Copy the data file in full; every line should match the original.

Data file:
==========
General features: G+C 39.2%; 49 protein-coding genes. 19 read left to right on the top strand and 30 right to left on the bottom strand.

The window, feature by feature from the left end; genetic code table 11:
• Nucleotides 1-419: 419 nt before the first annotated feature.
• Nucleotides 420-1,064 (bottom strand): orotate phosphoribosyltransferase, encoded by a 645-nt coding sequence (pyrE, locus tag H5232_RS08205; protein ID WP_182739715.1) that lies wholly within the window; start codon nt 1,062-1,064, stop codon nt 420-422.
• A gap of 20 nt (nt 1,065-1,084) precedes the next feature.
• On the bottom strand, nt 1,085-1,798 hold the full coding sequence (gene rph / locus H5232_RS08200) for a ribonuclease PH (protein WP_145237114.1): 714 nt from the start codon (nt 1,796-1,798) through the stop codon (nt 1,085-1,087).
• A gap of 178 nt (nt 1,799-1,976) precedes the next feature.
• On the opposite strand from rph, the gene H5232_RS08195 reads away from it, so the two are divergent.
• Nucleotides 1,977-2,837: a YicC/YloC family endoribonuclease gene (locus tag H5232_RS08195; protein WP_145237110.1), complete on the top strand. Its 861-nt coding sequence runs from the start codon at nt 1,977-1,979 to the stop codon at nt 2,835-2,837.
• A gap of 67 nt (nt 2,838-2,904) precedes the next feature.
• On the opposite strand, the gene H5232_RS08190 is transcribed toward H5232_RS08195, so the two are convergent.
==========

General features: G+C 39.2%; 49 protein-coding genes. 19 read left to right on the top strand and 30 right to left on the bottom strand.

The window, feature by feature from the left end; genetic code table 11:
• Nucleotides 1-419: 419 nt before the first annotated feature.
• Nucleotides 420-1,064 (bottom strand): orotate phosphoribosyltransferase, encoded by a 645-nt coding sequence (pyrE, locus tag H5232_RS08205; protein ID WP_182739715.1) that lies wholly within the window; start codon nt 1,062-1,064, stop codon nt 420-422.
• A gap of 20 nt (nt 1,065-1,084) precedes the next feature.
• On the bottom strand, nt 1,085-1,798 hold the full coding sequence (gene rph / locus H5232_RS08200) for a ribonuclease PH (protein WP_145237114.1): 714 nt from the start codon (nt 1,796-1,798) through the stop codon (nt 1,085-1,087).
• A gap of 178 nt (nt 1,799-1,976) precedes the next feature.
• On the opposite strand from rph, the gene H5232_RS08195 reads away from it, so the two are divergent.
• Nucleotides 1,977-2,837: a YicC/YloC family endoribonuclease gene (locus tag H5232_RS08195; protein WP_145237110.1), complete on the top strand. Its 861-nt coding sequence runs from the start codon at nt 1,977-1,979 to the stop codon at nt 2,835-2,837.
• A gap of 67 nt (nt 2,838-2,904) precedes the next feature.
• On the opposite strand, the gene H5232_RS08190 is transcribed toward H5232_RS08195, so the two are convergent.